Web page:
View Full Version : Chiropractor or Massage Therapy?

10-05-2004, 12:21 AM
I need some advice on who to consult. Lately I've been have problems with muscles in my lower back tightening up and not wanting to really relax. I think it's because of the combination of the stiff chairs at work and my bad posture (a bad habit I've had for years). Who should I go to for back muscles -- a chiropractor or a massage person?

10-05-2004, 04:38 AM
You should look at this thread (http://mousepad.mouseplanet.com/showthread.php?t=31223) for opinions.

10-05-2004, 05:27 AM
Thank you stan4d.

10-05-2004, 08:42 AM
I don't remember if I got involved in that discussion, but the most important thing to remember about chiropractics is that chiropractors will help realign your body, but they will not teach you how to exercise your body so that you don't revert back to your previous condition. That is, if you have something like poor posture or your deltoids are weak and that's what's causing pain in your shoulder or something, they'll get your spine in alignment, but they aren't going to show you how to exercise those muscles so that you no longer have the problem. The reason is because if they do, they will end up losing you as a customer because you won't have problems anymore.

Someone mentioned a physical therapist. I'd recommend that over a pure chiropractor. They can diagnose the problem, help mend you, and teach you how to avoid getting hurt again. Plus most health insurance will cover physical therapy.

10-05-2004, 09:05 AM
This has been happening to my mid to upper back as of late. I think it is too because of my chair. Also I have been on my computer more than usual. Thank Mouseplanet for that!

10-05-2004, 10:01 AM
Thank god for the ergonomic lady!
At my mom's work, where I worked only for the summer, she came to align my desk/chair/work space. Since having the small session with her, I now know how to set up my work space here at my apartment (both my computer and my sewing machine), and at my school spaces... and I know when to take a break!
Find out if your work can swing anything like that... seriously, any job place where you have to sit in a desk all day long should have someone like this.. it'll save them so much later in the chiropracter bills later!

10-05-2004, 10:20 AM
I don't remember whether or not I posted on that thread either.

My $.02? Go to both. Chiropracter 1st, then the massage therapist.

My insurance covers chiropractics so they also cover my massages as a referal (in office) to a massage therapist. Most chiropracters (that are more than a one man operation) have massage therapists anymore which makes it easy to get them both at the same time.

Hope your back feels better.

Bill Catherall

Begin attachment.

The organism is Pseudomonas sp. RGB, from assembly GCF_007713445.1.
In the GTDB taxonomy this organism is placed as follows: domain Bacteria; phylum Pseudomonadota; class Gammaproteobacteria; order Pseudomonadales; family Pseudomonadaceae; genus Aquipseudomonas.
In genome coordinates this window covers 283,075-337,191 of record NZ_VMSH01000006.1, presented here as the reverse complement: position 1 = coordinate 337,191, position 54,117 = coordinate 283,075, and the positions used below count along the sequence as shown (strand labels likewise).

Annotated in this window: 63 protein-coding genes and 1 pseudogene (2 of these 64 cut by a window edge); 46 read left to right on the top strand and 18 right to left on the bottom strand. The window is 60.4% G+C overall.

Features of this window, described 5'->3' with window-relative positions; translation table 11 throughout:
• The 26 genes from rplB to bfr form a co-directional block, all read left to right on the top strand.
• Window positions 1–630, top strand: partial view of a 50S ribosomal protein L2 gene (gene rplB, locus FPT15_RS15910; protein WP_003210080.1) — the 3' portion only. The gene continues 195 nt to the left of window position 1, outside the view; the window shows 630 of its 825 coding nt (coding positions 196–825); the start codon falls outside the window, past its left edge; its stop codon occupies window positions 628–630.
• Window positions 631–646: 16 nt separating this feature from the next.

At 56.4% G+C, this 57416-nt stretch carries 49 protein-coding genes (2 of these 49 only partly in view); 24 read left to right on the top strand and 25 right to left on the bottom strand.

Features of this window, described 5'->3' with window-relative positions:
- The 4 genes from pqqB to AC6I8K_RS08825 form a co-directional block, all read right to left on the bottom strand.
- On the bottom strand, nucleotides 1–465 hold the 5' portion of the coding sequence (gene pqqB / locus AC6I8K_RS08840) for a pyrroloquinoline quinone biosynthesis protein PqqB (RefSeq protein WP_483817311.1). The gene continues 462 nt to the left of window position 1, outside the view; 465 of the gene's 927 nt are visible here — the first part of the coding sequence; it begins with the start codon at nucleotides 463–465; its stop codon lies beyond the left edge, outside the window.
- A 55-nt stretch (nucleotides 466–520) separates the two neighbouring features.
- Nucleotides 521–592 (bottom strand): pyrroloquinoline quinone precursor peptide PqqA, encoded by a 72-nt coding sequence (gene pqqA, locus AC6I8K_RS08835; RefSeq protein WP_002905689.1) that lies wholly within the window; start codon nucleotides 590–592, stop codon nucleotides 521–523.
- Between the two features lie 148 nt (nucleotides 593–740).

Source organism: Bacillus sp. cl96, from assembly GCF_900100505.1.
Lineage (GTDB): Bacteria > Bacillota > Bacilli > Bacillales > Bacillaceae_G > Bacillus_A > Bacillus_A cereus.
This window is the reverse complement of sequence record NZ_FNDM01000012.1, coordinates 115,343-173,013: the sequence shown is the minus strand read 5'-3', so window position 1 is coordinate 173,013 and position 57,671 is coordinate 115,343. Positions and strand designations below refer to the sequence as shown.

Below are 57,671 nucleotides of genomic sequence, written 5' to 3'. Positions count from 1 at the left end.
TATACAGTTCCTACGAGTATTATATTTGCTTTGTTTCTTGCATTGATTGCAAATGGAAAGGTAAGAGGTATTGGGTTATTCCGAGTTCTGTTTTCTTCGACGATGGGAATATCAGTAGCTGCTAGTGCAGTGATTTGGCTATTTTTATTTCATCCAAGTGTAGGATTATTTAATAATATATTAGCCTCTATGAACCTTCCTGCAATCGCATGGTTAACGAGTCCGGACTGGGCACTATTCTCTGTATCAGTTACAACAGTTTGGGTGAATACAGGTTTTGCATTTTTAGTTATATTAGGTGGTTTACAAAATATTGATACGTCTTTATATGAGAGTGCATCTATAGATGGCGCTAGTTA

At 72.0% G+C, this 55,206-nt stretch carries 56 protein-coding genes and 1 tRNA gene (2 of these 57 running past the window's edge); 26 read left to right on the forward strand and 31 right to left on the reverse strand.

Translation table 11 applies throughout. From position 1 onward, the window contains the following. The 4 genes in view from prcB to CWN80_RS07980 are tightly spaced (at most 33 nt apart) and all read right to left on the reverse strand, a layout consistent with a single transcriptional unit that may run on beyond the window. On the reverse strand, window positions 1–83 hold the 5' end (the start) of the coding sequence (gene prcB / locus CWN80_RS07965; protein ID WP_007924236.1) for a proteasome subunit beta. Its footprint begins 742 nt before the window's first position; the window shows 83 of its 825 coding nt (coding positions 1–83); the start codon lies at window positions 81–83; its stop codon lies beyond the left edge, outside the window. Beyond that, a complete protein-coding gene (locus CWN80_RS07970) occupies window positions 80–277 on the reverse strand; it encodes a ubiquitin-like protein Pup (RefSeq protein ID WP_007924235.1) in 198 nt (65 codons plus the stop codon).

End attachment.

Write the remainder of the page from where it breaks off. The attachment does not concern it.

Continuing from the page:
10-05-2004, 10:21 AM
By the way, I have my first appointment with a physical therapist this afternoon.

10-05-2004, 12:42 PM
I too say both. Try the Chiropractor first, see if he can fix the problem with a few adjustments. If not, then go for massage.

If you have never been to a Chiropractor, you should try it. I firmly believe in it, and I have seen extra benefits. Mr. Pooh has some bulging disks in his low back, he had physical therapy, epidural injections, they were even contemplating surgery (he adamently refused!) Then he went to my chiropractor, they did Xrays, found out he had one leg longer than the other, gave him a $5 lift in his shoe, he is almost symptom free today! He gets stiff every now and again, but knows he either needs an adjustment or a new lift. As a side benefit, he has carpel tunnel that has never been fixed. When he started getting adjusted for his low back the carpel tunnel symptoms mysteriously disappeared.

When Piglet was a baby he had colic. A cousin suggested an adjustment. He got one and never had colic again. Not sure if it was the adjustment or not, but it sure appeared that way!

Anyway, I say try them both, whatever works! Good luck! ;)

10-05-2004, 01:05 PM
I too say both. Try the Chiropractor first, see if he can fix the problem with a few adjustments. If not, then go for massage.Since a few folks have recommended this, I think I should clarify my recommendation.

I didn't say go see a massage therapist. I said go see a physical therapist. A certified physical therapist is not at all like a massage therapist, although physical therapy often includes massage therapy.

Physical therapists have their own professional association (the American Physical Therapy Association (http://www.apta.org/Consumer)), and their work revolves around healing the body. Massage therapists can make a body feel better, but they are not trained to heal something that is broken.

My recommendation for a physical therapist still stands if anyone is feeling out of sorts with their body (specifically having to do with muscles, ligaments, and so on, versus being sick or having a major bone break or something). I won't discount chiropracty, but if you go to see a chiropractor, make sure to supplement it with a physical therapist so you can avoid whatever got you there in the first place.